SCS Faculty Candidate
- Newell-Simon Hall
- HEATHER MILLER
- Assistant Clinical Professor
- College of Computer and Information Science,
- Northeastern University
Bringing Distributed Data Systems to End Users
End users wish to analyze and use huge amounts of data with a few taps on their keyboards. To make this vision a reality calls for the implementation of sophisticated software architectures that utilize the vast power of distributed systems. Without proper language support, the labor of software developers can easily spoil the most well-intentioned design.
In this talk, I present research results in this realm inspired by my work with the Apache Spark project and the Scala programming language.
In frameworks like Spark, the key idea is to ship functionality to large amounts of distributed data, which is a markedly error-prone affair. The first of these research results increases the reliability of distributing functions and objects, while providing better performance than state of the art approaches for serializing and distributing data. Building on this result, in our second result, we develop a new programming abstraction for reasoning about and working with distributed data. This approach, called Function Passing, turns traditional approaches based on actors and message passing on their head and provides several novel benefits and guarantees concerning communication among parallel-distributed computations.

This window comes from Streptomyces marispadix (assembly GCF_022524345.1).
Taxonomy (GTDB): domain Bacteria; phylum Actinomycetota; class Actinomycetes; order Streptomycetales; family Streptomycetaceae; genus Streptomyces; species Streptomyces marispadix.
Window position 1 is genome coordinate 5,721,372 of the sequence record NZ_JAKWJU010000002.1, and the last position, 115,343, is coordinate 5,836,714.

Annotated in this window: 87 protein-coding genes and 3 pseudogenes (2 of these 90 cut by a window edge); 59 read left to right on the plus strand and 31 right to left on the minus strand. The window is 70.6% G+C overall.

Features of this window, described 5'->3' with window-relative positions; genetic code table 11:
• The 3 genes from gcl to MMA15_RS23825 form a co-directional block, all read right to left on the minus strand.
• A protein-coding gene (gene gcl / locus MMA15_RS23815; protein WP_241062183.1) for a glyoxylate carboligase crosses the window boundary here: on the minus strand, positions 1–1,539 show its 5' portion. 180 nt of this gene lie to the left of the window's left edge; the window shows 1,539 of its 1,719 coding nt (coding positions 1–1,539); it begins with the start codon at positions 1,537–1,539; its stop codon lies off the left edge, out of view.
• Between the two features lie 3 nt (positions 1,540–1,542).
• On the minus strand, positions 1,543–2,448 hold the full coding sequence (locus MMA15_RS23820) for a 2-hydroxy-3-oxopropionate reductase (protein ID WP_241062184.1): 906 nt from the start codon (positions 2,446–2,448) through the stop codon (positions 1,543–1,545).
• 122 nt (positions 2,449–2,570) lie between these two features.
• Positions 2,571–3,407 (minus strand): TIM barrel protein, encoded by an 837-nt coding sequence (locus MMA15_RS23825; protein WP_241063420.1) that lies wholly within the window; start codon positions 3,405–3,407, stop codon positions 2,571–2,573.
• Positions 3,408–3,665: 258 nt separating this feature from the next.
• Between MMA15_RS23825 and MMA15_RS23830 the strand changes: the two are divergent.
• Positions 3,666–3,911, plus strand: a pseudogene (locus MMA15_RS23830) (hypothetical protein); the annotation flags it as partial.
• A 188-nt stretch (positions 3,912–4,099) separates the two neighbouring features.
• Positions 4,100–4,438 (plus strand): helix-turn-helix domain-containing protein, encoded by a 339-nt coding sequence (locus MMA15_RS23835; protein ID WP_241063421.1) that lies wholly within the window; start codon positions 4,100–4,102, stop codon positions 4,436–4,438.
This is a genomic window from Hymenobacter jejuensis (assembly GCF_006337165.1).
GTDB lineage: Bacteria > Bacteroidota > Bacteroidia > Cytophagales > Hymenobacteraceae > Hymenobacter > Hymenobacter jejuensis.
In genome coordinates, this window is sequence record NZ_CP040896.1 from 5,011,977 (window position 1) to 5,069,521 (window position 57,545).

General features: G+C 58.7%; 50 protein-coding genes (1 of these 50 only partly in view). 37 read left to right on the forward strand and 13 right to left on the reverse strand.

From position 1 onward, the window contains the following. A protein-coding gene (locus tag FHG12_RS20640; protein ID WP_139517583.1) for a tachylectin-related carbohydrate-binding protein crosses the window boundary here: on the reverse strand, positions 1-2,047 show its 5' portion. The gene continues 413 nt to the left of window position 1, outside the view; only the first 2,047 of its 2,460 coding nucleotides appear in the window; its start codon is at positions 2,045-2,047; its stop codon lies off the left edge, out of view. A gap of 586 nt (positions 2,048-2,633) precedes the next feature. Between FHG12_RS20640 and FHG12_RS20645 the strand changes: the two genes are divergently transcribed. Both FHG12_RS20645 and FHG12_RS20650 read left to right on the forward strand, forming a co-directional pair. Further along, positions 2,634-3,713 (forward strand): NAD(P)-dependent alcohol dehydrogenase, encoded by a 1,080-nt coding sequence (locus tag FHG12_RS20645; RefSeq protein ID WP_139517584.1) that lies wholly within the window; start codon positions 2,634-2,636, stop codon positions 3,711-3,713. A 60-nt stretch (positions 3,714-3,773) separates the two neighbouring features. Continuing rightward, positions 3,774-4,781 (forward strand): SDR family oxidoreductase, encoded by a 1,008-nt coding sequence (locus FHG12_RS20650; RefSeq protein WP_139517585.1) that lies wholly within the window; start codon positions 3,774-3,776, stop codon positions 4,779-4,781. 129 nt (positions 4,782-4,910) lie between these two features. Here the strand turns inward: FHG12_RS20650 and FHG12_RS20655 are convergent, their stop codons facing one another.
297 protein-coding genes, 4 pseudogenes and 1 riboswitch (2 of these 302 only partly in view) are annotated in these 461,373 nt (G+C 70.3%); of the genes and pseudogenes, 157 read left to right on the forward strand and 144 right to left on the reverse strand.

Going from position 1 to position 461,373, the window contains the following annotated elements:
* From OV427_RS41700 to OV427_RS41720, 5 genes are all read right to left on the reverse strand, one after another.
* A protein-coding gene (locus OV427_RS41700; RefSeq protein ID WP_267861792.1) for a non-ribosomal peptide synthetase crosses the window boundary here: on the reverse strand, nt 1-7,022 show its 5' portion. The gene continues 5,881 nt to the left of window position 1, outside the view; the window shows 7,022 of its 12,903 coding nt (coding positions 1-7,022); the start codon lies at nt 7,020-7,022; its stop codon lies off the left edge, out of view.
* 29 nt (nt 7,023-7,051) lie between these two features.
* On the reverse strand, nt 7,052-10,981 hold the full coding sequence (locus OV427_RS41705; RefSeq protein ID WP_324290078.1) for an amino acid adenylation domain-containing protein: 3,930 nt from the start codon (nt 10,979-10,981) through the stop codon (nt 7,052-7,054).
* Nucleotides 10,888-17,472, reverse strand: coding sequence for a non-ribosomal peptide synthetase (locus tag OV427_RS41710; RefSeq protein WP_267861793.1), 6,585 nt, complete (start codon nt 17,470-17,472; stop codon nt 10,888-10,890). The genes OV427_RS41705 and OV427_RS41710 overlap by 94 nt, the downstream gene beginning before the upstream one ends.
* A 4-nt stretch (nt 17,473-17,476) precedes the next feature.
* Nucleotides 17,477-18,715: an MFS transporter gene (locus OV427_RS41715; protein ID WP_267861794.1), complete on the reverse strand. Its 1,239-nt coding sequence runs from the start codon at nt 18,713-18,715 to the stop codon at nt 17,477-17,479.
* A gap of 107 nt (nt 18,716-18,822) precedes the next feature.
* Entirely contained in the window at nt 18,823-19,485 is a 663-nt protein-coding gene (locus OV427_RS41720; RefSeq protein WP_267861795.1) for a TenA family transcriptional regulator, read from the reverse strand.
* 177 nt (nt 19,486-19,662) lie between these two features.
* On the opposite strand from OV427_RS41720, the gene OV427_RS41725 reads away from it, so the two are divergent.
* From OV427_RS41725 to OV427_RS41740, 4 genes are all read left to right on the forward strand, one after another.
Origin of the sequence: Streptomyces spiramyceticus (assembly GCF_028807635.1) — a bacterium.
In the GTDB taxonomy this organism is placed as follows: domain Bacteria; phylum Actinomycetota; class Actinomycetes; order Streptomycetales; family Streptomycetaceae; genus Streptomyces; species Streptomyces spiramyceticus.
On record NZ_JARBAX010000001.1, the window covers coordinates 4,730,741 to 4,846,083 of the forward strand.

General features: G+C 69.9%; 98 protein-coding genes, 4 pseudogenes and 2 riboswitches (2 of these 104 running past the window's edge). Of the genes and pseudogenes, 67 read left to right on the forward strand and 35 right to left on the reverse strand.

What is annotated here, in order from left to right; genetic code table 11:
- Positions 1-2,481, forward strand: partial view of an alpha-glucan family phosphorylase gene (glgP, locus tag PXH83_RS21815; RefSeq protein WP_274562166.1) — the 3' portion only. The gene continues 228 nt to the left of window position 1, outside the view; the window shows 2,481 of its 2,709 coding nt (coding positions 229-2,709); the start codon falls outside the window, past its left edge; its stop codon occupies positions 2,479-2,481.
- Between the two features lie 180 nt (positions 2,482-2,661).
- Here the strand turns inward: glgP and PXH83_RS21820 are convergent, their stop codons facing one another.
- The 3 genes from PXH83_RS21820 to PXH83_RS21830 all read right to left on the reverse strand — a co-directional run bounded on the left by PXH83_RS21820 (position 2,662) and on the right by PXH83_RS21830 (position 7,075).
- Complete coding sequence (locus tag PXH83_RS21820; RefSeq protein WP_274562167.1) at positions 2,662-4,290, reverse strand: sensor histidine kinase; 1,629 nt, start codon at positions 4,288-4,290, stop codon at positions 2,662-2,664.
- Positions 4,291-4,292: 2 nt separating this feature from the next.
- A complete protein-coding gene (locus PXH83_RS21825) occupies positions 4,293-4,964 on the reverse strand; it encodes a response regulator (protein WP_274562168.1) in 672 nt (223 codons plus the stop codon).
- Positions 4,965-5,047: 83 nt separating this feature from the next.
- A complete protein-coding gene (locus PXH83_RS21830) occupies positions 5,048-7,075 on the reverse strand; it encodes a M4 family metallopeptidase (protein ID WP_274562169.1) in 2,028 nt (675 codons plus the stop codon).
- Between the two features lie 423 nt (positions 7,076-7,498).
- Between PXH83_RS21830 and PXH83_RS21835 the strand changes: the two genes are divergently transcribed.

Heather Miller is an Assistant Clinical Professor at Northeastern University’s College of Computer and Information Science in Boston and the executive director of the Scala Center at EPFL, where she is also a research scientist. She recently completed her PhD in EPFL’s Faculty of Computer and Communication Science where she contributed to the now-widespread programming language, Scala. Heather’s research interests are at the intersection of data-centric distributed systems and programming languages, with a focus on transferring her research results into industrial use. She has also led development of popular MOOCs some 800,000 students strong, such as “Functional Programming Principles in Scala.”
Faculty Host: Jonathan Aldrich